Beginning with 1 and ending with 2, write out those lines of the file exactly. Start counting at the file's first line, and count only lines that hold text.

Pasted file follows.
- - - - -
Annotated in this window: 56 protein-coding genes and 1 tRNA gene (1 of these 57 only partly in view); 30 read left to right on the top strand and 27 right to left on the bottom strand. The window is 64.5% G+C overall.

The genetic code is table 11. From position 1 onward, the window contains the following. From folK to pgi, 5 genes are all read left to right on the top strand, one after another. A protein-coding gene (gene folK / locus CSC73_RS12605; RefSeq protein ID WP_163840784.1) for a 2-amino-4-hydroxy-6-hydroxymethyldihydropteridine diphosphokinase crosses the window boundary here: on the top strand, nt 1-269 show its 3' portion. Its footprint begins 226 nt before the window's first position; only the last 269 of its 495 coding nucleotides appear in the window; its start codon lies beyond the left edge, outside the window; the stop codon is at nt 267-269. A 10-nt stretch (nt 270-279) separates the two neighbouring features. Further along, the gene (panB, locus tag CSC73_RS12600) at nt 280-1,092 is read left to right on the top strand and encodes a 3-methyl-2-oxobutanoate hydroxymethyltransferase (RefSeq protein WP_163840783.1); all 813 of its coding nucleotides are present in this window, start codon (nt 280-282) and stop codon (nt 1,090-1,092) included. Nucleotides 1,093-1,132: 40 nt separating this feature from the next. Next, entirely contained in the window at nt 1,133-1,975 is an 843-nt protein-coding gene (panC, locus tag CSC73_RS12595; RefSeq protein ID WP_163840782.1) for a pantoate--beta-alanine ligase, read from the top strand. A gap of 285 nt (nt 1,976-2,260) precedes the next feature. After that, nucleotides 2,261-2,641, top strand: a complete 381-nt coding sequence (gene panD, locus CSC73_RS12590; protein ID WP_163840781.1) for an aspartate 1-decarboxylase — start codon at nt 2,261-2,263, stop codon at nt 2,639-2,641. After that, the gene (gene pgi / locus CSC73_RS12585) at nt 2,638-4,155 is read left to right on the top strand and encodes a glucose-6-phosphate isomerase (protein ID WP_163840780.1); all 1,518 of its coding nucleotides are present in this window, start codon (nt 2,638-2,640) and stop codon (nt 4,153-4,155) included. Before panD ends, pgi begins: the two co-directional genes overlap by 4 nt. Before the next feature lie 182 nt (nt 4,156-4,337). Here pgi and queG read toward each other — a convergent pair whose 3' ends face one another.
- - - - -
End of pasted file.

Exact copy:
Annotated in this window: 56 protein-coding genes and 1 tRNA gene (1 of these 57 only partly in view); 30 read left to right on the top strand and 27 right to left on the bottom strand. The window is 64.5% G+C overall.

The genetic code is table 11. From position 1 onward, the window contains the following. From folK to pgi, 5 genes are all read left to right on the top strand, one after another. A protein-coding gene (gene folK / locus CSC73_RS12605; RefSeq protein ID WP_163840784.1) for a 2-amino-4-hydroxy-6-hydroxymethyldihydropteridine diphosphokinase crosses the window boundary here: on the top strand, nt 1-269 show its 3' portion. Its footprint begins 226 nt before the window's first position; only the last 269 of its 495 coding nucleotides appear in the window; its start codon lies beyond the left edge, outside the window; the stop codon is at nt 267-269. A 10-nt stretch (nt 270-279) separates the two neighbouring features. Further along, the gene (panB, locus tag CSC73_RS12600) at nt 280-1,092 is read left to right on the top strand and encodes a 3-methyl-2-oxobutanoate hydroxymethyltransferase (RefSeq protein WP_163840783.1); all 813 of its coding nucleotides are present in this window, start codon (nt 280-282) and stop codon (nt 1,090-1,092) included. Nucleotides 1,093-1,132: 40 nt separating this feature from the next. Next, entirely contained in the window at nt 1,133-1,975 is an 843-nt protein-coding gene (panC, locus tag CSC73_RS12595; RefSeq protein ID WP_163840782.1) for a pantoate--beta-alanine ligase, read from the top strand. A gap of 285 nt (nt 1,976-2,260) precedes the next feature. After that, nucleotides 2,261-2,641, top strand: a complete 381-nt coding sequence (gene panD, locus CSC73_RS12590; protein ID WP_163840781.1) for an aspartate 1-decarboxylase — start codon at nt 2,261-2,263, stop codon at nt 2,639-2,641. After that, the gene (gene pgi / locus CSC73_RS12585) at nt 2,638-4,155 is read left to right on the top strand and encodes a glucose-6-phosphate isomerase (protein ID WP_163840780.1); all 1,518 of its coding nucleotides are present in this window, start codon (nt 2,638-2,640) and stop codon (nt 4,153-4,155) included. Before panD ends, pgi begins: the two co-directional genes overlap by 4 nt. Before the next feature lie 182 nt (nt 4,156-4,337). Here pgi and queG read toward each other — a convergent pair whose 3' ends face one another.